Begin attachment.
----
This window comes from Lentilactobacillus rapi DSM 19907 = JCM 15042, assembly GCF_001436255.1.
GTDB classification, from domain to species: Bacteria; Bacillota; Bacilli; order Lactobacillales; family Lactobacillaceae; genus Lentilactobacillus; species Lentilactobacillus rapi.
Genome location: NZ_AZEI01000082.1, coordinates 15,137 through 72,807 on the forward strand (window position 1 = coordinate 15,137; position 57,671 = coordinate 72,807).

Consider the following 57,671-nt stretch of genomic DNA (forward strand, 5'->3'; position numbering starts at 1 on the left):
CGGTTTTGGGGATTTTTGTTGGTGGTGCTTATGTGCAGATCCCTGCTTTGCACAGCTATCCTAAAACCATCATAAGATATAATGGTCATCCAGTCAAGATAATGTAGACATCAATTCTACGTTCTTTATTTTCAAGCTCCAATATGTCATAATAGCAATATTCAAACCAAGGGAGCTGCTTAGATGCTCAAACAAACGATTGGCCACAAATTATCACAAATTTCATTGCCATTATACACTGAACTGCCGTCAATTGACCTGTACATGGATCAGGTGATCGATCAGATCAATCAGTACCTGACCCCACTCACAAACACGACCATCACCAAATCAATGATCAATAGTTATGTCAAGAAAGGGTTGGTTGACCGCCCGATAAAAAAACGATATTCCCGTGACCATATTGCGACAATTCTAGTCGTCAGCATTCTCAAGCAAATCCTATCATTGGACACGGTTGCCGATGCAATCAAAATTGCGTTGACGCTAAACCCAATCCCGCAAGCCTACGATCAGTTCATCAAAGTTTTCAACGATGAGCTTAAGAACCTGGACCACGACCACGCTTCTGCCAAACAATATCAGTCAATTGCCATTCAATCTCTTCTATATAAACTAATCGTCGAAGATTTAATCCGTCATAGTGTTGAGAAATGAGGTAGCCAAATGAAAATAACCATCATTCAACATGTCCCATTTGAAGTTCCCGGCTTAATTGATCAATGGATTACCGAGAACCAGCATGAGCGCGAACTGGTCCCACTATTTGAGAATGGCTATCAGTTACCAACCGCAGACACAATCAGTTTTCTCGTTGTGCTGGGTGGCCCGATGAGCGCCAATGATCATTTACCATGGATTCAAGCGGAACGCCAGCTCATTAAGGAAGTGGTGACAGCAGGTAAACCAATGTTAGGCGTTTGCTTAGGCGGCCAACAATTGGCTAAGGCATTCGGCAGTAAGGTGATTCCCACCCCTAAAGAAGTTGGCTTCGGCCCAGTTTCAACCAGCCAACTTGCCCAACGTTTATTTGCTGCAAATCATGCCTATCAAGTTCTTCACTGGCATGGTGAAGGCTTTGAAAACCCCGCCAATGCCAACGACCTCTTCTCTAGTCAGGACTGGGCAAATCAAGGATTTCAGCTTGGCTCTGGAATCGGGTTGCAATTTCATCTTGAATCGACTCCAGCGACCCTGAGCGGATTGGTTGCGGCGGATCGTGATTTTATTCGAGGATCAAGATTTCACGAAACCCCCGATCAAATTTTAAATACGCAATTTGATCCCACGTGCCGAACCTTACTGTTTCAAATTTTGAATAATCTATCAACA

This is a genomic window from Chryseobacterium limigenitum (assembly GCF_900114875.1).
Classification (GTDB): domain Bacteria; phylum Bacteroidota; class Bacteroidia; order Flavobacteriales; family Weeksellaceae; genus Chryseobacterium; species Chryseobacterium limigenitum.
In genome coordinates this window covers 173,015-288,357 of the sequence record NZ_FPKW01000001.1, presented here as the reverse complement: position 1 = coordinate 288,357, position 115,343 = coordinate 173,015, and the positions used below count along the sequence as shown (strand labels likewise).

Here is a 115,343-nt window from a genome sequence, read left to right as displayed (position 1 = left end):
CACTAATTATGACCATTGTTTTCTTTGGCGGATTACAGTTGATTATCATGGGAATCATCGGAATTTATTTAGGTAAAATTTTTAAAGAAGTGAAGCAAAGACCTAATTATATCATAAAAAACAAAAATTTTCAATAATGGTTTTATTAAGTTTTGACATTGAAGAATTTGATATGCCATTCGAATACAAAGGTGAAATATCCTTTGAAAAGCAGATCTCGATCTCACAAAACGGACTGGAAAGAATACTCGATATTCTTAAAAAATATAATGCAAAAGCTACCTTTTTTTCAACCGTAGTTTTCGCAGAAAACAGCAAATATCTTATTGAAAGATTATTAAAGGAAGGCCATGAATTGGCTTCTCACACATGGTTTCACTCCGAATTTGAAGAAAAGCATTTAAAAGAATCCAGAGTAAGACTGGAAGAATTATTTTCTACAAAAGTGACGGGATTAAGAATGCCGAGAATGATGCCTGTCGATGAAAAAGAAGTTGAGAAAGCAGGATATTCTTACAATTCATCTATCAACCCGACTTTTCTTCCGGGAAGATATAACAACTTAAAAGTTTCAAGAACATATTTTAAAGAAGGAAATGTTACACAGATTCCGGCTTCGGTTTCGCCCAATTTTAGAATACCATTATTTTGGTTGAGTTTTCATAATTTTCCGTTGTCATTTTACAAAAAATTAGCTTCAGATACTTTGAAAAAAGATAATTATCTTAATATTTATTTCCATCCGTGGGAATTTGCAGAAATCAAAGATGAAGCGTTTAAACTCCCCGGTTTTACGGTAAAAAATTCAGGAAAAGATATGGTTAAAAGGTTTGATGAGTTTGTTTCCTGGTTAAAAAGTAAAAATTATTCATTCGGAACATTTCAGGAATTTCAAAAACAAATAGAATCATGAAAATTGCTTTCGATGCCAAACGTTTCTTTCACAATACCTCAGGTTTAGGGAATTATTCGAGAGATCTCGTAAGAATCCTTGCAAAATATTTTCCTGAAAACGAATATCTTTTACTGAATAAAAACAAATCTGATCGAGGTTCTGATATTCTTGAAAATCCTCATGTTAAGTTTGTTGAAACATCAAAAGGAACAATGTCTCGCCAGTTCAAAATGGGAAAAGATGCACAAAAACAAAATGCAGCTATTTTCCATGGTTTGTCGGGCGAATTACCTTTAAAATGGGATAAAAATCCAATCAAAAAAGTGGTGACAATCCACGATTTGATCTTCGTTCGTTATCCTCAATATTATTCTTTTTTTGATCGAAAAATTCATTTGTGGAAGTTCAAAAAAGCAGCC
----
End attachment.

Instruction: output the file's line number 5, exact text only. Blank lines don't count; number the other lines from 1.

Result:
CGGTTTTGGGGATTTTTGTTGGTGGTGCTTATGTGCAGATCCCTGCTTTGCACAGCTATCCTAAAACCATCATAAGATATAATGGTCATCCAGTCAAGATAATGTAGACATCAATTCTACGTTCTTTATTTTCAAGCTCCAATATGTCATAATAGCAATATTCAAACCAAGGGAGCTGCTTAGATGCTCAAACAAACGATTGGCCACAAATTATCACAAATTTCATTGCCATTATACACTGAACTGCCGTCAATTGACCTGTACATGGATCAGGTGATCGATCAGATCAATCAGTACCTGACCCCACTCACAAACACGACCATCACCAAATCAATGATCAATAGTTATGTCAAGAAAGGGTTGGTTGACCGCCCGATAAAAAAACGATATTCCCGTGACCATATTGCGACAATTCTAGTCGTCAGCATTCTCAAGCAAATCCTATCATTGGACACGGTTGCCGATGCAATCAAAATTGCGTTGACGCTAAACCCAATCCCGCAAGCCTACGATCAGTTCATCAAAGTTTTCAACGATGAGCTTAAGAACCTGGACCACGACCACGCTTCTGCCAAACAATATCAGTCAATTGCCATTCAATCTCTTCTATATAAACTAATCGTCGAAGATTTAATCCGTCATAGTGTTGAGAAATGAGGTAGCCAAATGAAAATAACCATCATTCAACATGTCCCATTTGAAGTTCCCGGCTTAATTGATCAATGGATTACCGAGAACCAGCATGAGCGCGAACTGGTCCCACTATTTGAGAATGGCTATCAGTTACCAACCGCAGACACAATCAGTTTTCTCGTTGTGCTGGGTGGCCCGATGAGCGCCAATGATCATTTACCATGGATTCAAGCGGAACGCCAGCTCATTAAGGAAGTGGTGACAGCAGGTAAACCAATGTTAGGCGTTTGCTTAGGCGGCCAACAATTGGCTAAGGCATTCGGCAGTAAGGTGATTCCCACCCCTAAAGAAGTTGGCTTCGGCCCAGTTTCAACCAGCCAACTTGCCCAACGTTTATTTGCTGCAAATCATGCCTATCAAGTTCTTCACTGGCATGGTGAAGGCTTTGAAAACCCCGCCAATGCCAACGACCTCTTCTCTAGTCAGGACTGGGCAAATCAAGGATTTCAGCTTGGCTCTGGAATCGGGTTGCAATTTCATCTTGAATCGACTCCAGCGACCCTGAGCGGATTGGTTGCGGCGGATCGTGATTTTATTCGAGGATCAAGATTTCACGAAACCCCCGATCAAATTTTAAATACGCAATTTGATCCCACGTGCCGAACCTTACTGTTTCAAATTTTGAATAATCTATCAACA